He can’t join them without being offered the CM post, as he was Deputy CM earlier. BJP can’t make him the CM—has many aspirants—unless he does a Eknath Shinde. There are limited options before him—either join AAP or float a regional party, which requires a lot of resources, or wait for his turn, which going by the trend might come to him in the next elections in 2028. Does he have the patience?
Gehlot wants to go to the voters with an emotional pitch of his last elections. Coupled with his popular schemes in the healthcare sector, restoration of the Old Pension Scheme and subsidised LPG cylinders, Gehlot hopes to break the trend.
The chain of trend in Kerala, Punjab and Tamil Nadu—states which overthrow incumbents—has been broken in the past. So, why not in Rajasthan? The fact that everything is not hunky dory in the BJP as well, with the party ignoring the claim of ex-CM Vasundhara Raje to be its face, is giving confidence to Gehlot.
Gehlot is selling this story to the Congress High Command, while Pilot, through these rallies, hopes to show his might and prove the party can’t win without keeping him in good humour.
The Caste Consideration
Pilot belongs to the influential Gujjar community, which accounts for 9% of state population holding clout in 30 seats; while Gehlot belongs to the Mali community comprising around 3-4% of the population—both in OBC list currently. Gehlot is the lone Mali MLA in the assembly. Gujjars have been demanding inclusion in the ST list.
Today, there are few anchor voting segments in the state which vote for party election after election. Parties can’t boast of any loyal vote block as caste swings are normal in Rajasthan elections. The state is known for rivalry between Jats and Rajputs, Gujjars and Meenas, with Meenas resenting Gujjar inclusion in the ST list.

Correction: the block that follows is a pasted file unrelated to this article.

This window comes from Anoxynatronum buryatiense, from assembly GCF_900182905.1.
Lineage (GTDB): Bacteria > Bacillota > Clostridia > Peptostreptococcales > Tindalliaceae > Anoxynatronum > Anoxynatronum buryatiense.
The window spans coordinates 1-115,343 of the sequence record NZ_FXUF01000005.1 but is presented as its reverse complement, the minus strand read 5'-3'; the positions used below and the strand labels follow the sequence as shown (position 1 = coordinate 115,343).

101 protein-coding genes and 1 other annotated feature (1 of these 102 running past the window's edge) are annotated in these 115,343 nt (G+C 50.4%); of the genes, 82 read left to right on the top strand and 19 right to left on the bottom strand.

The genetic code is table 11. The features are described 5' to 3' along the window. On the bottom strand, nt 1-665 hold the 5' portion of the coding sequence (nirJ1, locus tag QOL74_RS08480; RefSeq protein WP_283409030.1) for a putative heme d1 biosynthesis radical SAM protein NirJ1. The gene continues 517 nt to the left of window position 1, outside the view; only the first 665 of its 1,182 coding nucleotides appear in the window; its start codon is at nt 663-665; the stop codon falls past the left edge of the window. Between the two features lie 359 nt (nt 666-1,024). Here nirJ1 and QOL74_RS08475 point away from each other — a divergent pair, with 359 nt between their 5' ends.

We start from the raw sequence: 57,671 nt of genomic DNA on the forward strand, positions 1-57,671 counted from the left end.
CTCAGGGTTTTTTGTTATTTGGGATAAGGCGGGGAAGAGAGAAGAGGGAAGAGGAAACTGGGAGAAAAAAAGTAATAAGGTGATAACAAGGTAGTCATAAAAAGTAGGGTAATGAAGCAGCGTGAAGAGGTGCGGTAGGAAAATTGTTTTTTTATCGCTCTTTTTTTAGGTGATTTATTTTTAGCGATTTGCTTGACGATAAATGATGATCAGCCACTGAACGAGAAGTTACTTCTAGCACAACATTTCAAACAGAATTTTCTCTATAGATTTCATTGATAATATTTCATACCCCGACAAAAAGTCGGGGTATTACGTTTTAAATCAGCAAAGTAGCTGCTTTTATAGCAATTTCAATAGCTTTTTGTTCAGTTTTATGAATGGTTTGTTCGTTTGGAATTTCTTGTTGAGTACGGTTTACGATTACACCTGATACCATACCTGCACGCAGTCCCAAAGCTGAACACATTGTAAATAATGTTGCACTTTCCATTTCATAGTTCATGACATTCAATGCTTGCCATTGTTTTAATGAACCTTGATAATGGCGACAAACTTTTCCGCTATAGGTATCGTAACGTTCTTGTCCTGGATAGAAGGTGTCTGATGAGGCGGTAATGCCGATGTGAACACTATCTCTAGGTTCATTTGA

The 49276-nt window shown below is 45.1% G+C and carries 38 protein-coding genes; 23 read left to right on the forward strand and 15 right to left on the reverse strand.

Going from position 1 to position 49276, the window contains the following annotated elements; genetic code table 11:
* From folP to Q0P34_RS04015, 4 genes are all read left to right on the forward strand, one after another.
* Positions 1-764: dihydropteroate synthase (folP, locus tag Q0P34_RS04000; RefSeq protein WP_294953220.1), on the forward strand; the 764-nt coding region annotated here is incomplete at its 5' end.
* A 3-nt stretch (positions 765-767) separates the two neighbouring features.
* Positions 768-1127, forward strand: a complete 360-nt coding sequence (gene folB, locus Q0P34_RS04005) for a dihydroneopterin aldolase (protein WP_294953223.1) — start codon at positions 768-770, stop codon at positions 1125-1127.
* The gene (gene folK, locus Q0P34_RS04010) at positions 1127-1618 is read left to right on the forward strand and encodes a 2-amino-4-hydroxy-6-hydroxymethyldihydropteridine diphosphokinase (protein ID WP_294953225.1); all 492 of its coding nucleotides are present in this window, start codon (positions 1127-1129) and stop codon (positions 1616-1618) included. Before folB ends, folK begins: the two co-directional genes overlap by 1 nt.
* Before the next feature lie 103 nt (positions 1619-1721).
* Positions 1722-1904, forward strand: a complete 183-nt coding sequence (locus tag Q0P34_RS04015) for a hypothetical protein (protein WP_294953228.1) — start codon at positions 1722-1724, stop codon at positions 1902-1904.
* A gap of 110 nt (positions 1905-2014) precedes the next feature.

On the other hand, Mali is considered a mild OBC community, which does not pose any threat to Gujjars or Jats or any other caste group, hence, Gehlot can take everybody along, is what his supporters harp upon. Pilot is attempting a Jat-Gujjar combination to neutralise Gehlot's appeal across caste groups. He is often seen together with Jat leader Harish Chaudhary who has opened a front against Gehlot government on the OBC quota issue.
Congress is caught between a rock and a hard place. It antagonises Meenas by making Pilot CM; it antagonises Gujjars by not making him CM.
The Punjab Comparison
The High Command was able to force a change in Punjab, which gave it the confidence to call for a CLP meeting in Rajasthan and pass a resolution giving it the power to appoint a new leader. However, in Punjab, CM Amarinder resigned before the meeting; here, Gehlot’s resignation was not sought.
With a weakened High Command, having lost moral authority to make changes after successive losses, Gehlot cannot be forced to resign or give way to Pilot. This strategy could even risk the continuation of the government in Rajasthan. Unless Gehlot himself agrees to resign, Pilot should not expect miracles from High Command.
The issue also is where would you accommodate Gehlot. There is no role left. Mallikarjun Kharge is the new Congress President, you cannot expect Gehlot to accept State President post after being in contention for the National President's post. A section of Pilot sympathisers are trying to explain to him to not press for the top slot in a lost cause, as it would weaken his image, and wait it out.
In all of this, the Congress worker is in a state of confusion at a crucial time, when he should be preparing for elections.
Amitabh Tiwari is a political commentator, strategist, and consultant advising political parties and leaders. He was previously a corporate and investment banker.
The views expressed here are those of the author and do not necessarily represent the views of BQ Prime or its editorial team.